Human hair follicle and scalp skin organ culture: highly clinically relevant models for testing hair care products

Research Highlight: A new application for a commonly used drug? Statins as companion drug therapy in the treatment of Alopecia Areata

In New Publications, News, Press Releases, Research highlights by Anja Borrosch

The USA, UK and Europe have recently approved the JAK inhibitor baricitinib/Olumiant® to treat severe cases of adult alopecia areata (AA). However, despite these good news, JAK inhibitors are still in an early stage of clinical investigation and until now many other countries do not allow their use outside of clinical trials. Currently their long-term safety needs to be further investigated, and it needs to be better understood why stopping therapy leads to relapse of alopecia in some cases.

Based on the authors’ pioneering work and long-standing experience in studying immune privilege (IP) collapse of the scalp hair follicle (HF), a key underlying mechanism in the pathogenesis of AA, they hypothesized that these shortcomings may partly be explained by the inability of JAK inhibitors to restore the IP status of HFs. This led the authors to search for novel, adjuvant strategies for AA management.

In this short communication, published in the Journal of the European Academy of Dermatology and Venereology, by our CEO Ralf Paus and his scientific team in Miami, the authors used isolated HF outer root sheath keratinocytes in vitro as a first, rapid and cost-effective screening approach to search for IP collapse preventing and/or restoring drugs (find out more about 2D/3D in vitro cell models)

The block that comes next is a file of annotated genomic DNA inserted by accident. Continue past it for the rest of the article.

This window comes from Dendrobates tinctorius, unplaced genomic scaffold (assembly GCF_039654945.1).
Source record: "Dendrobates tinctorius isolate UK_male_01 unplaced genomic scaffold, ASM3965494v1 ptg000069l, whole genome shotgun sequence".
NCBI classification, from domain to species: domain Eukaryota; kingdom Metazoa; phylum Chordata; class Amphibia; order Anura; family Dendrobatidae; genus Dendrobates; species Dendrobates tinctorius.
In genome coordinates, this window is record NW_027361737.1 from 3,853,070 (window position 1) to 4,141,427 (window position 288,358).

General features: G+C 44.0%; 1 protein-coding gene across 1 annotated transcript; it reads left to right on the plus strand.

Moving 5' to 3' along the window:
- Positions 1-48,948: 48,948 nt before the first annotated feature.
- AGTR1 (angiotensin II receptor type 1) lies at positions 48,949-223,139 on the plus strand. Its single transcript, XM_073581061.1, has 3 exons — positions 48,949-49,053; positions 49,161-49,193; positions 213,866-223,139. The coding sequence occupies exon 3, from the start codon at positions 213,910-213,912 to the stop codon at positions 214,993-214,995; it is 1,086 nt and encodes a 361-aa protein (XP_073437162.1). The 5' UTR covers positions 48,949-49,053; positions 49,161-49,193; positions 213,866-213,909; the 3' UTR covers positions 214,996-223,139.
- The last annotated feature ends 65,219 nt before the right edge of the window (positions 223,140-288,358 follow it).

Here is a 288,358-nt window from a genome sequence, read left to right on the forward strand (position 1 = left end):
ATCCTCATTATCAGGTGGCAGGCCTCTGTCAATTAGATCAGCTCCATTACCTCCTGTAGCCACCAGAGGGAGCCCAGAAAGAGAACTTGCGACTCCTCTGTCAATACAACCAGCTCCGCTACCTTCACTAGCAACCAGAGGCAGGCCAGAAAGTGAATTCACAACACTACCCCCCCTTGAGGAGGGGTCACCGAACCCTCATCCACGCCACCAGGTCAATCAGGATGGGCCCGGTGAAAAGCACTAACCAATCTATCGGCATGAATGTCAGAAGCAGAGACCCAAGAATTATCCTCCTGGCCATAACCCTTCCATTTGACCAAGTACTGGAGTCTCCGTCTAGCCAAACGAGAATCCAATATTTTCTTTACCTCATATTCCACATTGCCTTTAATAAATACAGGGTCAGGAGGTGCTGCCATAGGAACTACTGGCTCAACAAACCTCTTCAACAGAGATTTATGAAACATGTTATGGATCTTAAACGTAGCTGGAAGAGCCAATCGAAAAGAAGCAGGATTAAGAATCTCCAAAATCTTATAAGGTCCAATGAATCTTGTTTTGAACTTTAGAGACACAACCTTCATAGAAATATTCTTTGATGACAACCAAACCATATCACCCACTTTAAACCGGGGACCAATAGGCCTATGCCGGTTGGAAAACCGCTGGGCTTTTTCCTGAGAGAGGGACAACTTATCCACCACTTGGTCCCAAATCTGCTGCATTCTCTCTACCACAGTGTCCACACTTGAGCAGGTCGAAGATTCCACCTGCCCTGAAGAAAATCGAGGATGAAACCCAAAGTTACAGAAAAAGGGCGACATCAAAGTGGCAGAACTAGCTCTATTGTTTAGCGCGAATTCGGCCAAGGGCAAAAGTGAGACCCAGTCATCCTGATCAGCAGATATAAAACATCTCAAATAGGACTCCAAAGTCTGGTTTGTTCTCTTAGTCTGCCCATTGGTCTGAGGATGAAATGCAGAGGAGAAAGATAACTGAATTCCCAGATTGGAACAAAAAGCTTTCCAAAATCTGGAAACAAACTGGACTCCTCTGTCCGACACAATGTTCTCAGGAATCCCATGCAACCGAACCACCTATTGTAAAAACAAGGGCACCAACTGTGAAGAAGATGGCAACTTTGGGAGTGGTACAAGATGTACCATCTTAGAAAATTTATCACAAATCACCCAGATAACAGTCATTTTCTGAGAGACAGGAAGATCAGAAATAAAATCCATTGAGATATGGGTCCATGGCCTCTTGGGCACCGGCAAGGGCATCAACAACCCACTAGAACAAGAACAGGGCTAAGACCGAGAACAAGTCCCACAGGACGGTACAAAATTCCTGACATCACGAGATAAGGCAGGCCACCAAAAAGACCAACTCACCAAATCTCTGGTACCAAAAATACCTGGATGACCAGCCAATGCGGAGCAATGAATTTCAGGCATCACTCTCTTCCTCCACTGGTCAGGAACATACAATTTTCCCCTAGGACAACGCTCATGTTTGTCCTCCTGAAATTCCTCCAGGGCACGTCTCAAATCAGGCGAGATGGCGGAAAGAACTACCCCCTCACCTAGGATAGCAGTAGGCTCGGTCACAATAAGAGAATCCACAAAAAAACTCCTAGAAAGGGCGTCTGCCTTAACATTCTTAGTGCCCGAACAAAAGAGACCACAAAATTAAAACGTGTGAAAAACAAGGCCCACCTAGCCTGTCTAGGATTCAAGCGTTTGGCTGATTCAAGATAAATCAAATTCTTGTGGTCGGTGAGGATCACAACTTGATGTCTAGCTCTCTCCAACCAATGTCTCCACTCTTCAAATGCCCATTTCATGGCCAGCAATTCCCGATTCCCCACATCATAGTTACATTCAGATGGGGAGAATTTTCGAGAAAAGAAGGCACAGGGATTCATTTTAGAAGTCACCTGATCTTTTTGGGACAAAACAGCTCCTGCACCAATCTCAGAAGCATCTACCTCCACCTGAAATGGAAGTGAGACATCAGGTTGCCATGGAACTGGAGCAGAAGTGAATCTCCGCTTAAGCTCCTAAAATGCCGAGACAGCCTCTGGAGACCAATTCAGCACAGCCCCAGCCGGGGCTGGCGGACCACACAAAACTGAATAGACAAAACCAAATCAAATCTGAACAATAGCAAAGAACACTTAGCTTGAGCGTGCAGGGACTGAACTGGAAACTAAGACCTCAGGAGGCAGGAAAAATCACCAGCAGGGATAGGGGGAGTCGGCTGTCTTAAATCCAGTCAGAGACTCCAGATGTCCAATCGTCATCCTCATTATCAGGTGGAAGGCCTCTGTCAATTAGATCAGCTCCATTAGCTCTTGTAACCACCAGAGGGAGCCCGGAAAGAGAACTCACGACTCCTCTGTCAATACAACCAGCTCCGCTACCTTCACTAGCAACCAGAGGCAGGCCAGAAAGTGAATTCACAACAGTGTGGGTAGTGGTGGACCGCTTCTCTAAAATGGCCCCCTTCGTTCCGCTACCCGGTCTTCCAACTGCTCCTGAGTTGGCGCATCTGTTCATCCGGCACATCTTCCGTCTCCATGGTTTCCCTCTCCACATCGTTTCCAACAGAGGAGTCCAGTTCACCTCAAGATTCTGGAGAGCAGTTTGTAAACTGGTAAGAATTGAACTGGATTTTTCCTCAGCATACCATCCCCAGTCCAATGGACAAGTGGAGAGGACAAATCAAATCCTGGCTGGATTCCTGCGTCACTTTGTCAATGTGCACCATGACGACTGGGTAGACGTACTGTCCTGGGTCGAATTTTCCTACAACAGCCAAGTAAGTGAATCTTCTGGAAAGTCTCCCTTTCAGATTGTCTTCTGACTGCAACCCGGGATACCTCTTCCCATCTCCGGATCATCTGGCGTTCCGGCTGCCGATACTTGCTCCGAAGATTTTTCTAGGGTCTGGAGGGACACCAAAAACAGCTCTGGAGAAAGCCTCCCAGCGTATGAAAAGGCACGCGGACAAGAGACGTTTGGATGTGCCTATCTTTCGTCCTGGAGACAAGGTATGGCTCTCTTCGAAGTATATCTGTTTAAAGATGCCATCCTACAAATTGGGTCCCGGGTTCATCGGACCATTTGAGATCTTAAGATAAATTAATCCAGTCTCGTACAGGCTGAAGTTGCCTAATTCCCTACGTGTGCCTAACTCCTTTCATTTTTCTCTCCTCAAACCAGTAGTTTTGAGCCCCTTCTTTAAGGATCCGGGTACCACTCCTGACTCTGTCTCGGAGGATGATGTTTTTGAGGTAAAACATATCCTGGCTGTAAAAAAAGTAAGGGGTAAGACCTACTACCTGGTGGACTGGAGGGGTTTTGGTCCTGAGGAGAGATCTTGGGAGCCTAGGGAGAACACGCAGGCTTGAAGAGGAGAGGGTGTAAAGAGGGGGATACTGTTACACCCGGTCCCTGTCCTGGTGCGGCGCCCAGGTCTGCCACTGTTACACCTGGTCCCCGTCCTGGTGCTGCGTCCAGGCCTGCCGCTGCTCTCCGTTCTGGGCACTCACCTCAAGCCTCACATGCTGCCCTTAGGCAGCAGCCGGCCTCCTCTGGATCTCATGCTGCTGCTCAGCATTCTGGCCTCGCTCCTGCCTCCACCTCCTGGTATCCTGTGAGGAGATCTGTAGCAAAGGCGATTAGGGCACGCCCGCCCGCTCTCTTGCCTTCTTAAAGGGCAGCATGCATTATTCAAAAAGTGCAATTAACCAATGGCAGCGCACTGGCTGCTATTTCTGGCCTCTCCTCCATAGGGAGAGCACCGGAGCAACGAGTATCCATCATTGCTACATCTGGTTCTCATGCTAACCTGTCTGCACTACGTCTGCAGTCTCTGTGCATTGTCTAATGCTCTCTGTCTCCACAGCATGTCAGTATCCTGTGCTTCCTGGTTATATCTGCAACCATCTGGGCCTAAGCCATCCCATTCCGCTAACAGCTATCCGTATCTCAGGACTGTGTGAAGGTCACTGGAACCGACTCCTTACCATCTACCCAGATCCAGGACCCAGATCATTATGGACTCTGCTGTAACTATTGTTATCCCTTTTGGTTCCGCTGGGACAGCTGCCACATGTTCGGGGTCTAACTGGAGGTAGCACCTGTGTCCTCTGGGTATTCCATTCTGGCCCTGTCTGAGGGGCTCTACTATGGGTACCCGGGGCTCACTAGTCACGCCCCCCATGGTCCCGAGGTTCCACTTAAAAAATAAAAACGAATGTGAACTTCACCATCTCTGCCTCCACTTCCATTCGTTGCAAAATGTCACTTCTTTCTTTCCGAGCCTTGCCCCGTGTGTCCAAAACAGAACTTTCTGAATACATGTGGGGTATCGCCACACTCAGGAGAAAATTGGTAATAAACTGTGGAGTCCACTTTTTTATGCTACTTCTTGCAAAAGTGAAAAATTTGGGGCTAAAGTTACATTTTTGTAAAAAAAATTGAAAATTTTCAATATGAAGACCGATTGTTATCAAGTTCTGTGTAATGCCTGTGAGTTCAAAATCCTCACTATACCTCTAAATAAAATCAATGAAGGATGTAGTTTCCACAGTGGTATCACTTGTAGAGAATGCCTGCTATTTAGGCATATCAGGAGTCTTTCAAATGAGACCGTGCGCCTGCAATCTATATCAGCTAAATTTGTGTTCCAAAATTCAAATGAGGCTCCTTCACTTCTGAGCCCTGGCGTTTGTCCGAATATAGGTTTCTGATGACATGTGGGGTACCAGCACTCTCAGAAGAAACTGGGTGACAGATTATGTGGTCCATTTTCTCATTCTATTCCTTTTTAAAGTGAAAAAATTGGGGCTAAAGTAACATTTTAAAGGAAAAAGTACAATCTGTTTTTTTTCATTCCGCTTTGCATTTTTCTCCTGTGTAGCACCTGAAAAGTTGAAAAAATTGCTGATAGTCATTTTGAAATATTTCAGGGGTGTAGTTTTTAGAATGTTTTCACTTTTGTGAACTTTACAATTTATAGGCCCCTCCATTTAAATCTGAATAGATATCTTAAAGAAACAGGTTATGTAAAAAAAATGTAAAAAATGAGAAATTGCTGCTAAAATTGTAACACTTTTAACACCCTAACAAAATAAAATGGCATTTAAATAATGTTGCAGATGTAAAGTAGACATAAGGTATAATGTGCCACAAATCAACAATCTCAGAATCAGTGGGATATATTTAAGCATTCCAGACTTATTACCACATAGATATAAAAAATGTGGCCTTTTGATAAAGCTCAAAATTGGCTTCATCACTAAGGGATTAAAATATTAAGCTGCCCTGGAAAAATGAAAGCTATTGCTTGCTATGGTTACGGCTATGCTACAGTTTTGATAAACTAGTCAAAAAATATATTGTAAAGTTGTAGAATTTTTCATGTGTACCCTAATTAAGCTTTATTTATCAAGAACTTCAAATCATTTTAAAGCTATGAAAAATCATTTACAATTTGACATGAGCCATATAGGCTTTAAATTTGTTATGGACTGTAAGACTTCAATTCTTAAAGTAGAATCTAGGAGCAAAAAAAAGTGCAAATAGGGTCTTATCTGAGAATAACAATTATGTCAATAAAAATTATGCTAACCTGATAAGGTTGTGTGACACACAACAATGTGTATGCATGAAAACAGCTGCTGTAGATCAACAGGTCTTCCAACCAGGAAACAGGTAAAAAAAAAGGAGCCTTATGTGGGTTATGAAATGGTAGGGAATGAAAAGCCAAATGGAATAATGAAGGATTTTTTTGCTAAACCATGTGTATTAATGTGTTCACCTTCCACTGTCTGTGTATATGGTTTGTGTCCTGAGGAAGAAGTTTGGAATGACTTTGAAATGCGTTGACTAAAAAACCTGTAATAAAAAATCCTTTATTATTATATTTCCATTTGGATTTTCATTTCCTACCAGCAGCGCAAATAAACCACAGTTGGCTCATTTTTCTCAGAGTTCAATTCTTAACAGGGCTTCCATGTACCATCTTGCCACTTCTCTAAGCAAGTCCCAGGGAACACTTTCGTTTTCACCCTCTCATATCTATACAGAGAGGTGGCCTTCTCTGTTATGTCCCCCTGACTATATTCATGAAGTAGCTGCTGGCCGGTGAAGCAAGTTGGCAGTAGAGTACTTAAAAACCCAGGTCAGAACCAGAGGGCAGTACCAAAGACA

The authors first tried to understand which pathways, distinct from JAK/STAT signaling, could be targeted in AA by focusing on the cellular interactions that might drive the HF IP collapse in AA. In this regard, the presence of Vd1+T cells, an immune cell type that secretes IFNγ, has recently been demonstrated in non-lesional and lesional AA scalp skin. Interestingly, Vd1+T cells express a surface receptor named NKG2D, which recognizes and binds MICA - a “danger signal”- expressed on stressed HFs. This NKG2D-MICA interaction leads to an immune attack against HFs, reminiscent of AA.

The authors hypothesized that interfering with the interaction between NKG2D and MICA could reduce the HF IP collapse that drives AA. MICA is cut by the enzymes ADAM10 and ADAM17, and once cut, it cannot bind to NKG2D anymore. Thus, the authors decided to seek drugs which would enhance ADAM10/17 expression and activity, leading to less overall NKG2D activation and subsequently reduced IP collapse. In this context statins are of interest, since they are safe, already widely used for the management of cardiovascular diseases, and have been shown to increase levels of ADAM10 and ADAM17.

In this study, the co-culture assay between human Vd1+ T cells and HF keratinocytes, which is established also in Monasterium Laboratory, was used to examine the effect of statins on HF keratinocyte function. Either HF IP collapse or stress were mimicked by exposing the HF keratinocytes to IFNγ or hydrogen peroxide, respectively. Interestingly, both treatments enhanced MICA expression on the HF keratinocytes, and their co-culture with human Vd1+ T cells induced immune cell activation and IFNy release. Next, the authors demonstrated that application of the statin, lovastatin to HF keratinocytes indeed up-regulated the expression of both ADAM10 and ADAM17 and, accordingly, reduced the expression of MICA.

This encouraging pilot study strongly suggests that revisiting statins as a potential adjuvant therapy in the management of AA is warranted and will be the subject for future work in the authors’ lab.

Read more about it here: Downregulation of pathogenic MICA-NKG2D interactions as a novel strategy in alopecia areata management: a new rationale for adjunct statin therapy? - PubMed (nih.gov)